laws are administered in this section, at
least so far as regards malfeasance in po
sitions of public trust Oregonxan, 30.
Itucltleii's Arnica Salrc.
The Best in the world for
Cuts, Unices, Sores.UIciTS, Salt Rheum.
Fcvit Sores. Tetter, Chapprd Hands.
Chilblains. Corns, and all Skin E!U
lions, and positively cures Piles, or im
pay required. It is guaranteed to giv
perfect satisfaction, or money refunded.
Price 25 cents per box. For salts by W.
E. Dement & Co.
FrcnU Eastern and Shoal water
liny Oyter
Constantly on hand, cooked to any style
at Frank Fabre's.
Great Auction Sale
Of Suits, Cloaks, Ulsters. Jackets, etc.,
commences Thursday, Oct. 30th, at 10
o'clock, at Pi Igor's Branch. Come early
and secure bargains.
Toadies Take A'oticc
That our entire stock will be sold at
auction, sale taking place every dav,
beginning at 10 a. m. at Pilgcr's Branch,
next Rescue Engine House.
Girl Wanted
To do Housework in a small family.
Apply to Bozoktk & .Jonxs.
Ike Jlusic Box
At P. Blankholm's Cigar Store will be
raffled to-night, (Wednesday), 8 o'clock.
All those having chances will please be
on hand. A few more chances lett
Gives meals for 25 cents, as big as the
mammoth pumpkin on exhibition in
front of his restaurant. Go and sec it.
Home for Children.
Mrs.Wajnicr, whose residence is next
to C. . Fulton's, is now prepared to
take entire charge of a limited number
of children. Every attention paid the
little ones, and any one leaving their
child with Mrs. Wagner may be sure
that it will receive a mother's care.
Do Yon Think thnt 'JcfF of
The Chop House
Gives you a meal for nothing, and a
glass of something to drink? "Not
muuui out ne gives a oetter meat ana
more of it than any place in town for
a crnis. ne buys by the wholesale and
pays cash. "That settles it"
Board at JcfFs.
The best in America. S20.00 a month.
Does not make anv second-class Pic
tures at his New Gallery, No. Gltf, on
the Roadway.
For a Scat Fitting Boot
Or Shoe, ro to P. J. Goodmans, on Che
namus street, next door to I. W. Case.
All coods of the uest make and guaran
teed quality. A full stock; new goods
constantly arriving. Custom work.
At Frank Fabre's.
. Board for S22.50 a month. The hest
in the city. Dinner from 5 to 7.
Rooms to Let.
Furnished or unfurnkhed. suitable
for housekeeping, at Mrs. Twilight's.
Fifteen hundred numbers of Lovell's
Library and ten mail sacks full of other
tine reading matter just received at Ad
ler's Crystal Palace.
'Fpranice, iucy steak cooked on the
broiler, go to Frank Fabrc.
For Dinner Parties to order, at short
notico, go to Frank Fabre's. -
. Buy your Lime of Grayat Portland
pricM. -
"Tanllln, lemon. Orange, etc, flavor
Cokes, Creams, Faddists, cc, as dell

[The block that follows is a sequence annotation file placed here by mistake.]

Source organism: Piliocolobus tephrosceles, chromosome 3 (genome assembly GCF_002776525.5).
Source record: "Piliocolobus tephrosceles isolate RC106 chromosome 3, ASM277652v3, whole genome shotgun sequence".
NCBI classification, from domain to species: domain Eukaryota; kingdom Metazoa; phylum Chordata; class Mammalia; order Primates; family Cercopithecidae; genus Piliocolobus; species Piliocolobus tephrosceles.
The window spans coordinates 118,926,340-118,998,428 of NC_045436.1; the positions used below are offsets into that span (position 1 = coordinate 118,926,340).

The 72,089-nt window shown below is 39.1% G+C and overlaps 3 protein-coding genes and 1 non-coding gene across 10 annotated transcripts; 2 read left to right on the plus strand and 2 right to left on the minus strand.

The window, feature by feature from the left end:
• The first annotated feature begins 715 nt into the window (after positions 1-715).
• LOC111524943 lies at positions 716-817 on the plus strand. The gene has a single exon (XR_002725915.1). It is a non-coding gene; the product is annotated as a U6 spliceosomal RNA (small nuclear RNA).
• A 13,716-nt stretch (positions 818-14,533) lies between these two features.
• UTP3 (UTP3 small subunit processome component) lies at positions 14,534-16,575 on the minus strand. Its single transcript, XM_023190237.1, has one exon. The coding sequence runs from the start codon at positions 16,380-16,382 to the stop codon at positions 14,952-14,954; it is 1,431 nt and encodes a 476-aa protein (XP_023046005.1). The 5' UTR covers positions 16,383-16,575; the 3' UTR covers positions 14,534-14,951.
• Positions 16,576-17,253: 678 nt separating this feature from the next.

catcly and naturally as the frnlt from
which they uro made.
For Strength and True Fruit
Flavor They Stand Alone.
Price Baking Powder Co.,
Chicago, III. St. Louis, Mo.
makers or
Dr. Prices Cream Baking Powder
Br. Price's lupulin Yeast Gems,
Sect Dry Hop Teiut.
The oeat dry hop yeast In the world.
Bread raised by this yoaat is light.whlta
and wholeqoma Itko our grandmother's
delicious bread.
Price Baking Powder Co.,
MTrsol Dr. Price's special Fteionni Extracts,
Chicago, III. St. Louis, Mo.
Of either sex admitted to tho
Oa any week-day of tho xca-
The Colli'so Journal, containing in
formation of the course of study, rate.
of tuition, board, examination, etc., and
cuts of plain and ornamental penman
ship, free. Address.
Lock Box 104. Poutlamd, On.
tfS-In writing, please mention this paper.
ji. Hitnn
Leinenweber & Co..
Manufacturers and Importers of
all kinds of
Wholesale Dealers In
ffHIIIghest cash price paid for Hides and
Hay, Oats, nnd Straw,
Brick. Cement, and Sand.
Wood Oelivored to Order.
Draymg, Teaming, and Express Business
For Sale.
brook. For particulars Inquire of
J and is ready to turn out some line fish
ing boats for the river. Shop on the beach
between Kinney's and Elmore's canneries.
A. by the city of Astoria will be paid by
the Citv Treasurer at bis office, on aud after
to-day." Interest ceases from this date.
.1. 0. HUSTLER.
City Treasurer,
Astoria, Oct. 25. 1RR4.
Roscoe Dixon's new eating house
is now open. Everything has been fit
ted up in first-class style, and hi-, well
known reputation as a caterer assures
all who like good things to eat, that at
his place they can be accommodated.
Foi Dyspep3iaandLiver Complaint,
you have a printed guarantee on every
bottle of Sntloh's Vital izer. It never
fails to cure. Sold by W. E. Dement.
Buy a Ball's coiled spring elastic, sec
tion, and if after wearing it for
three weeks it does not give you satis
faction in every respect, we shall re
turn you your money.
Prael Bros.
For a good bath, pleasant shave, or
shampoo, go to the City Baths, corner
Squemoqua and Olney streets.
Joe. G. Chakteks, Prop.
All the patent medicines advertised
in this paper, together with the choicest
Eerfumery, and toilet articles, etc-can
e bought at the lowest prices, at J. W.
Conn's drug store, opposite Ociden
hctel, Astoria.
Ball's coiled spring elastic, section
corset. For sale only at the Empire
Boston Baked Beans and Brown Bread
every Sunday at JefTs from 5. a.m. to
2 p. m. -
Ball's coiled spring elastic, section
corset, combines elegance, strength and
durability. For sale only at th Em
pire Stare.
V Wrf. & 1 1
Cloak Department!
Having Received direct from Eastern and San Fran
cisco Manufacturers an Immense Stock of Tall and Win
ter Cloaks,
We would respectfully submit, the same for inspec
tion to the Ladies of Astoria, and of surrounding districts
Ladies purchasing from us can rely on getting EX
CLUSIVE DESIGNS of the Latest and Most Fashionable
Garments in the Market.
We desire to impress on the Ladies that our Stock of
Cloaks are NEW, STYLISH, and FASHIONABLE, of
Cut and Finish superior to anything ever shown in Asto
Leading Dry Goods and Clothing House
Pythian Building, - - Astoria, Oregon.
Giving Up Business ! !
Our entire stock comprising the very latest styles in
Ready-made Suits, Cloaks, Ulsters,
Will be Disposed of by Auction !
There will be no Reserve !
Call early and secure bargains.
Cloaks that sell at from $10 to 815 sold for from $2 to $4.
Sale BBffins Tlmrsflay, Oct. 30, at 10 A.M.,
Next to Rescue
m k wmxm
Overcoats, Novelties in Neck Wear,
Hats and Furnishing Goods.
Fin Merino and all Wool Hosiery.
Iiow Prices !
D. .&.
. --T
u --
Engine House.
'SH, I
ts7 Furnisher I